HUERGO: Was there a teacher or mentor who influenced your writing?

CARROLL: Gerry Connolly was my first real teacher. She taught me that, when I’ve painted myself into a corner, it’s often helpful to read others who have written on the same topic, or in the same way, to see how they solved the problem. In more recent years, I can’t say enough about Clarinda Harriss.  She has been editor, mentor, publisher, and indefatigable reader of emailed drafts.

HUERGO: What advice do you have for writers?                                                      “everything good  is in the things / that we don’t say”

CARROLL: “Throw grenades at your clichés! Your goal in writing should be to make us see an ordinary subject in a completely new way. Make your reader say, “Well, I’m never going to look at that in the same way again.” 

HUERGO: What are you working on next?

CARROLL: Unlike others, who write a book and then find a title, I find a title, and it tells me what book to write.  The book I just finished is called GLTTL STP (glottal stop), a term that refers to choking off sound briefly when singing.  The minute I thought of that title, I knew I would write a book about things withheld, things not said.  The next title, and I have just started working on this, is Sorry You Are Not an Instant Winner.  We’ll see where that title takes me.

Author Contact:

http://brickhousebooks.wordpress.com/tag/doritt-carroll/

 

An Interview with Clarence Brown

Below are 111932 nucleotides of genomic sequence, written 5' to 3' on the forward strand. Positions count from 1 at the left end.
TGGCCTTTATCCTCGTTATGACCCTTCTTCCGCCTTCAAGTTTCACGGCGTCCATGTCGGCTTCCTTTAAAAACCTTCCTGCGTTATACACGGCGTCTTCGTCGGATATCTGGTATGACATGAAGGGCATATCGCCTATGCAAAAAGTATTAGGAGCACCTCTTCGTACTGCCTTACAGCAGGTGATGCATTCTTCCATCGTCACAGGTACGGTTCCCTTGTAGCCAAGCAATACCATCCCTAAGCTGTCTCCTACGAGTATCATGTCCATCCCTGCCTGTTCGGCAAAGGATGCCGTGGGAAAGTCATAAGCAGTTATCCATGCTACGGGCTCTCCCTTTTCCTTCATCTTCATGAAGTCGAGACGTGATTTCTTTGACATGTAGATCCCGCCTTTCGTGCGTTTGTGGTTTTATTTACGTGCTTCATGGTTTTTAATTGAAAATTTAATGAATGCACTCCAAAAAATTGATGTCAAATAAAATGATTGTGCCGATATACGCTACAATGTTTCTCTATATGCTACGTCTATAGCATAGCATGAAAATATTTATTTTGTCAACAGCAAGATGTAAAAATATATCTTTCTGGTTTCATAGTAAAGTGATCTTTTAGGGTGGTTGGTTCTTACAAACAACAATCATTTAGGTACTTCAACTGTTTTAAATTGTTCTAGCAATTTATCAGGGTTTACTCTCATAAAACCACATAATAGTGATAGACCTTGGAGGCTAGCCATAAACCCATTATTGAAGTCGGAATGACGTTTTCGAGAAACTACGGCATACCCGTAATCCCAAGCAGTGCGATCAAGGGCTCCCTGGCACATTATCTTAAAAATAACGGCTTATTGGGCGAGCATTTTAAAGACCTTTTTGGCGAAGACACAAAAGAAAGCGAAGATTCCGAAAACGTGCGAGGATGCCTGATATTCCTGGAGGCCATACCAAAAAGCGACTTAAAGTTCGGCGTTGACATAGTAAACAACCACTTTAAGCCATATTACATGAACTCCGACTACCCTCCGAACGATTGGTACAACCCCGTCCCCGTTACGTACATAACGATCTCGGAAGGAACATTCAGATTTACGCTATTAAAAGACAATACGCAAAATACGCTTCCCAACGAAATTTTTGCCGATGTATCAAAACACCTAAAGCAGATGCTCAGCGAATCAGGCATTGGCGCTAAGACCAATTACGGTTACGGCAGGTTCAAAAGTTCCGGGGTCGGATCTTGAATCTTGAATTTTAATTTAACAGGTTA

clarence brownIf you read the jacket of Clarence Brown’s first novel, Needs, you’ll learn that he is a recovering heroin addict. “Born in Charlottesville, Virginia,” the description continues, “Brown moved to Baltimore at the age of twenty-two and immersed himself in the street life, heroin, and other drugs for twenty-seven years. Like Rip Van Winkle, he woke to find things greatly changed. With new-found vision he began to write poetry, social commentary and this novella. He believes writing to be part of his redemption, focusing on the next generation who were left to their own devices by his own long sleep and that of other addicts. Though this is a work of fiction, it reflects his childhood, addiction and recovery.”

 

book cover Needs

I had the privilege of meeting Clarence at The Writer’s Center in Bethesda, MD, where we were both scheduled to do a reading. Afterwards, it struck me how, despite the book jacket’s descriptive power, so much of Clarence’s spirit and talent could only be captured in person, in the passion with which he read from Needs. My recommendation? If you want to hear an extraordinarily authentic voice, buy the book; and if you want to meet an extraordinarily authentic artist, go to his next reading, where ever it happens to be.

 

HUERGO:  What sparks your creativity and the urge to write?

BROWN:  I develop an urge to write when I’ve observed enough. It’s strange to me that I feel
drained when I finish a project, as if there’s nothing left. Seems, when I’m writing, that I tune out everything, and when I’m not writing I open up to everything, feel more.

HUERGO:  How would you describe your drafting and revision process?